Student shares story of war on anniversary of U.S. invasion in Iraq

by Laura Smith, March 22, 2009

The Pendulum


Ahmed Hassan '10 speaks to Phil Smith, assistant chaplain and director of religious life, during Thursday's college chapel. Photo by Laura Smith.

Ahmed Hassan '10 speaks to Phil Smith, assistant chaplain and director of religious life, during Thursday's college chapel. Photo by Laura Smith.

Six years ago on March 19, Elon University junior Ahmed Hassan’s life changed in ways he never thought possible.


Hassan, a current digital arts major and Iraqi native, was there when the United States invaded Iraq and bombs fell on Baghdad.

In memory of the anniversary, Hassan spoke at Thursday’s College Chapel in Whitley Auditorium and shared his story.

Interviewed by Phil Smith, assistant chaplain and director of religious life, Hassan explained his tumultuous experience and the road that led him to Elon.

“For 13 years of my life, I never though I’d end up here (America),” Hassan said. “It’s a dream for a lot of Iraqis.”

In an interview with the Pendulum, Hassan spoke of how it all started.

After buying a outlawed satellite dish, Hassan and his family followed the developing story of the possibility of the U.S. invading Iraq through the BBC news network. At the time, there were only two channels the government allowed to air and on them, the reports were denied.

The Iraqi Information Minister, known as “Baghdad Bob,” told citizens there was nothing to worry about. This all changed on March 19 at around 4 a.m. in the morning when Hassan and his family woke to the sound of bombs. It began far off in the distance but by the third day of bombing, it was “the closest you could get to the bombs without dying,” Hassan said.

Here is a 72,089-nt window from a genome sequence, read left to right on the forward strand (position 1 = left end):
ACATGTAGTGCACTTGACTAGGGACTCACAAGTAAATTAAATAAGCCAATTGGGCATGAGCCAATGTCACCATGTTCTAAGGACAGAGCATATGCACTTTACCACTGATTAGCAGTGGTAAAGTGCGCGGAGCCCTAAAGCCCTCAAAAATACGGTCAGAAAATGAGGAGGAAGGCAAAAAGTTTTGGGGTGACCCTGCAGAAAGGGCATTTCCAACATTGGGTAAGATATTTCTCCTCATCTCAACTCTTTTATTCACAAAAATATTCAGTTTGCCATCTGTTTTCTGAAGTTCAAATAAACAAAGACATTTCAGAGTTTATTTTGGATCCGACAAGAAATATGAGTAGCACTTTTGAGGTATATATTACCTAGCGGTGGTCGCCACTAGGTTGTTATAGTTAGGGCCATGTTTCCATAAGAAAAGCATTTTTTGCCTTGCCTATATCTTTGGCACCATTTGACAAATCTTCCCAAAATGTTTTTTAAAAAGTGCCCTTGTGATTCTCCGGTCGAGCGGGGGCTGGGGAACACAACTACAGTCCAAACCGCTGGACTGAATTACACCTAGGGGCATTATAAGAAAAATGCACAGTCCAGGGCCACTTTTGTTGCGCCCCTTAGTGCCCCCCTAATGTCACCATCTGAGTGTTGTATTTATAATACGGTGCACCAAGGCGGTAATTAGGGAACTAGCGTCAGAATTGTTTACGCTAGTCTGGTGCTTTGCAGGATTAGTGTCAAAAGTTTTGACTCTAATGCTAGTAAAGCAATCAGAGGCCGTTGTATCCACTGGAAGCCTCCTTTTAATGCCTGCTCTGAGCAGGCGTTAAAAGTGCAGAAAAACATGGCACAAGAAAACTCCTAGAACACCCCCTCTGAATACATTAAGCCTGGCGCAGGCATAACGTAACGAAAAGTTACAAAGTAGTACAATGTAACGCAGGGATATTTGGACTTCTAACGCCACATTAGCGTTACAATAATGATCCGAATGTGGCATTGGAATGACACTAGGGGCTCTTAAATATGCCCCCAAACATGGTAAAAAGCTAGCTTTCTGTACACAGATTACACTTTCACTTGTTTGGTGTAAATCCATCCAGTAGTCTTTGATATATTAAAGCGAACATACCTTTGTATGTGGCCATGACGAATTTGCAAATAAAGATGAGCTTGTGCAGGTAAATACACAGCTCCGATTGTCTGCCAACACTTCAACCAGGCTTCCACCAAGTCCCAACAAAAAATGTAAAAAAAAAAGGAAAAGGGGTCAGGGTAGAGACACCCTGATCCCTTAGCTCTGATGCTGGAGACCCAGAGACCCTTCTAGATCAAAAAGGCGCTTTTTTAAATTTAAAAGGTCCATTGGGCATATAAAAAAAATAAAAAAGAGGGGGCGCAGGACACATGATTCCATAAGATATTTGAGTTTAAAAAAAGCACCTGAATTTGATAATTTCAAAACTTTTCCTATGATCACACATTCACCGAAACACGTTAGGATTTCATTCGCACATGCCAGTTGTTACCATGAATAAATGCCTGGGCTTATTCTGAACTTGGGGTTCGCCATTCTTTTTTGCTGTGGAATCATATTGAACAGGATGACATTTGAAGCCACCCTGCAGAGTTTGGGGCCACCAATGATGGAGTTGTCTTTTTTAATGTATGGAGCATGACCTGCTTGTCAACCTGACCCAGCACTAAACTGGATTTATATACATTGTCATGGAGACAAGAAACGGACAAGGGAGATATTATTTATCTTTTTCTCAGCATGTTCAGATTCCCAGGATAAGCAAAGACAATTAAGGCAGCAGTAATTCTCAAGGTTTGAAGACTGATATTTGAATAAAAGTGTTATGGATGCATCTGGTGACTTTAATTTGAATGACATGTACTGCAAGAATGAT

Hassan and his family sat in the corner of their house for six hours straight, praying and listening to the bombs falling only yards away while the ground shook.

“The emergency sound (siren) still haunts me to this day,” Hassan said. “ Because as soon as that goes on, the bombing starts.” The violence came to be commonplace for Hassan and his family.

After the eventual fall of Saddam, there was six months of peace, Hassan said.

“We lived a very hopeful life.”

The story changed after those six months, however, when a temporary Iraqi government was formed. It was then religious sects began battling for power and the borders were open. The government used Islam as a cover to get what it wanted, which was money and power, Hassan said.

“It was all kinds of different hordes of people trying to play the war game to get a seat in the government,” Hassan said. “There was no security; that’s how the insurgency started.”

During this time, Hassan saw violence he never thought he would ever experience. His friend’s brother was kidnapped and his father began receiving threats. Eventually, Hassan was going to school with three bodyguards and carried a gun to protect himself on the way there.

Hassan decided to get out and applied for a U.S. exchange program, where he ended up living in South Carolina for 9th and 10th grade.

“It was a very life changing year in my life,” he said. “I realized I could be free.”

Hassan moved to Egypt for his freshman year of college but quickly realized he wanted to be somewhere else.

After searching, a non-for-profit college admissions examination board, Hassan found Elon on the Internet. He knew he wanted to be close to where he was in South Carolina.

Hassan applied and got accepted to Duke University, North Carolina State, University College of Charleston, George Mason University, Richmond University in London and Elon. He picked Elon because of its small size and loves it here, he said.

Hassan is hoping to go into advertisement possibly and works with international students as well as work for University Relations.

His parents, after living in Egypt since 2004, are moving in new directions in the next few weeks. His father is going back to Baghdad and his mother is moving to Washington D.C. the 26th of March.

Hassan said he will probably not go back to Iraq any time soon.

“The lifestyle, the community is all gone,” he said. “There’s no point.”

Hassan believes the only way Iraq will see peace is for the borders to be locked up and the Muslim radicalism to end.

While he misses Iraq, Hassan said he is grateful for his experience.

“I feel like this is what makes you who you are,” he said. “You gotta go through the bad to get to the good.”


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